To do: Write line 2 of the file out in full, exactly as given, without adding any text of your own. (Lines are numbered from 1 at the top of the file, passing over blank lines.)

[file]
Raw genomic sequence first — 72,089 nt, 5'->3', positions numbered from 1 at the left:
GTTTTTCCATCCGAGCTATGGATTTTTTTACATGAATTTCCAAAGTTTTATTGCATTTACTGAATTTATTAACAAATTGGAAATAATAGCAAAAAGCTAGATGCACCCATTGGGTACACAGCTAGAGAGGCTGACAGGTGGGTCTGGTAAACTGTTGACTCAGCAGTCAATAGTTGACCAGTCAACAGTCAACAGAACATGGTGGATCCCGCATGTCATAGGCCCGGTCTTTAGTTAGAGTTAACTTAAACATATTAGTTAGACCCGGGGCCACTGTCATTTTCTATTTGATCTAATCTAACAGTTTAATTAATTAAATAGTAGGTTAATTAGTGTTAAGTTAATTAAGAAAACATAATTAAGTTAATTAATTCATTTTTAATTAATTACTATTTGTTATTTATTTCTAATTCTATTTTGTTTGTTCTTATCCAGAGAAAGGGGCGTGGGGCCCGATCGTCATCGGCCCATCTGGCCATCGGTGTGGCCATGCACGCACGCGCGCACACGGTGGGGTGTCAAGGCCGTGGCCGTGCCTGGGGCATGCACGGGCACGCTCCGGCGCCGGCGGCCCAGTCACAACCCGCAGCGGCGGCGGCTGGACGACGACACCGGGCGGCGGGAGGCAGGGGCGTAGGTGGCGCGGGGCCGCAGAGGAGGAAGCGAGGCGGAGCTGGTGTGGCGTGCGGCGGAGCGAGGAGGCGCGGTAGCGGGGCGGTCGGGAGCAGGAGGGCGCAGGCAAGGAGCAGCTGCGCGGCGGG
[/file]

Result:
GTTTTTCCATCCGAGCTATGGATTTTTTTACATGAATTTCCAAAGTTTTATTGCATTTACTGAATTTATTAACAAATTGGAAATAATAGCAAAAAGCTAGATGCACCCATTGGGTACACAGCTAGAGAGGCTGACAGGTGGGTCTGGTAAACTGTTGACTCAGCAGTCAATAGTTGACCAGTCAACAGTCAACAGAACATGGTGGATCCCGCATGTCATAGGCCCGGTCTTTAGTTAGAGTTAACTTAAACATATTAGTTAGACCCGGGGCCACTGTCATTTTCTATTTGATCTAATCTAACAGTTTAATTAATTAAATAGTAGGTTAATTAGTGTTAAGTTAATTAAGAAAACATAATTAAGTTAATTAATTCATTTTTAATTAATTACTATTTGTTATTTATTTCTAATTCTATTTTGTTTGTTCTTATCCAGAGAAAGGGGCGTGGGGCCCGATCGTCATCGGCCCATCTGGCCATCGGTGTGGCCATGCACGCACGCGCGCACACGGTGGGGTGTCAAGGCCGTGGCCGTGCCTGGGGCATGCACGGGCACGCTCCGGCGCCGGCGGCCCAGTCACAACCCGCAGCGGCGGCGGCTGGACGACGACACCGGGCGGCGGGAGGCAGGGGCGTAGGTGGCGCGGGGCCGCAGAGGAGGAAGCGAGGCGGAGCTGGTGTGGCGTGCGGCGGAGCGAGGAGGCGCGGTAGCGGGGCGGTCGGGAGCAGGAGGGCGCAGGCAAGGAGCAGCTGCGCGGCGGG